In the old days, employers were reluctant to look after their workers. Employees were responsible for conducting their own affairs. If they were worried about coming to work for some reason, they could always work for another company. 

Today, though, things look very different. Firms are starting to realize that taking a hands-off or antagonistic to employee wellbeing isn’t a good idea. 

There are several reasons for this. 

First and foremost, safety and loss prevention can get very expensive. If a colleague injures themselves at work, the company is liable. Payment goes to the worker via the insurance company. And then the premiums that the firm has to pay go up. The more accidents there are, the further they rise until the costs for covering injury become one of the most substantial expenses. 

The second reason is that it increases the rate of turnover. Employees don’t just stand around, waiting to get injured before they leave your enterprise. Pain, disability, and disfigurements are the last things they want. So when they get the sense you don’t really care about their wellbeing, they start looking for employment opportunities elsewhere. It’s better to find another company with slightly lower pay than to stick with you and risk permanent loss of quality of life.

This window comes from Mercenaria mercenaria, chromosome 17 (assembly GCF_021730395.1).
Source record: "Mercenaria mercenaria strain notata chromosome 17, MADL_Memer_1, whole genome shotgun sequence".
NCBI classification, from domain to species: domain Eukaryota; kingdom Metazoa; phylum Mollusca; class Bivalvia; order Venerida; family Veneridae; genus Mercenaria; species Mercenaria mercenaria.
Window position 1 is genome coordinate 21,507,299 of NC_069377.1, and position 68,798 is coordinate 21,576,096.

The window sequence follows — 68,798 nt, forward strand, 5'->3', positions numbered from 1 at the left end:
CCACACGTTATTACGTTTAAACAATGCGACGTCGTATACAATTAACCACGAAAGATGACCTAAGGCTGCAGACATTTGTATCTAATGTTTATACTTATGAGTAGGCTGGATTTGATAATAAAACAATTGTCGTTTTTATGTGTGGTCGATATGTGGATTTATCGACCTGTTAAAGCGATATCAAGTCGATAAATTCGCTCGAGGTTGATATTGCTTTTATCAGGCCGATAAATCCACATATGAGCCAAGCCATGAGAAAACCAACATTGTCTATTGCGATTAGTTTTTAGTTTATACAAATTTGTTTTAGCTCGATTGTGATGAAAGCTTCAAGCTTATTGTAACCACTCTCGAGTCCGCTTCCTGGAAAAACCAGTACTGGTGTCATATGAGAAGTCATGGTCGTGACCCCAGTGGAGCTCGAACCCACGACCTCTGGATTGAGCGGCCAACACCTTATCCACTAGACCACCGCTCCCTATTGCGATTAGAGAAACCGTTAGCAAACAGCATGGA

The third reason is that it creates a bad workplace culture. When managers see workers as disposable, it makes them treat them worse, which hurts happiness and also craters productivity. 

When you look after the people in your organization, though, the opposite happens. Workers stick with you for longer. They’re not tempted to file lawsuits (mainly because they’re not getting injured). And they help to create a more positive workplace culture. 

Ultimately, all of this stands to benefit you, especially the workplace culture aspect. When people love the companies for which they work, they’re much more likely to put in the hard work you need to make the enterprise a success. If they’re always worried about the next machine that’s going to rip off their hand, they won’t put in the effort and are more willing to slack off. 

Looking after your employees is easy. The first step is to put a rigorous health and safety policy in place. Not only do you want a document that covers your back, but you also want to put in place daily sessions that reinforce your key safety messages. 

Retailers do this all the time. They’ll gather everyone up in the morning and remind them of the essential rules, such as staying two meters away from fork-lift trucks in the backroom. 

Next, you need to find ways to look after their emotional wellbeing. Hard work isn’t necessarily a problem. Most employees are okay with it, so long as they get support. The real issue in the workplace is what Google calls “psychological safety.” If people feel under threat when they walk into the office, they’ll be unhappy and eventually leave. 

Finally, you’ll want to actively promote wellness activities. Closing the office after six, for instance, could encourage people to go home and relax. 

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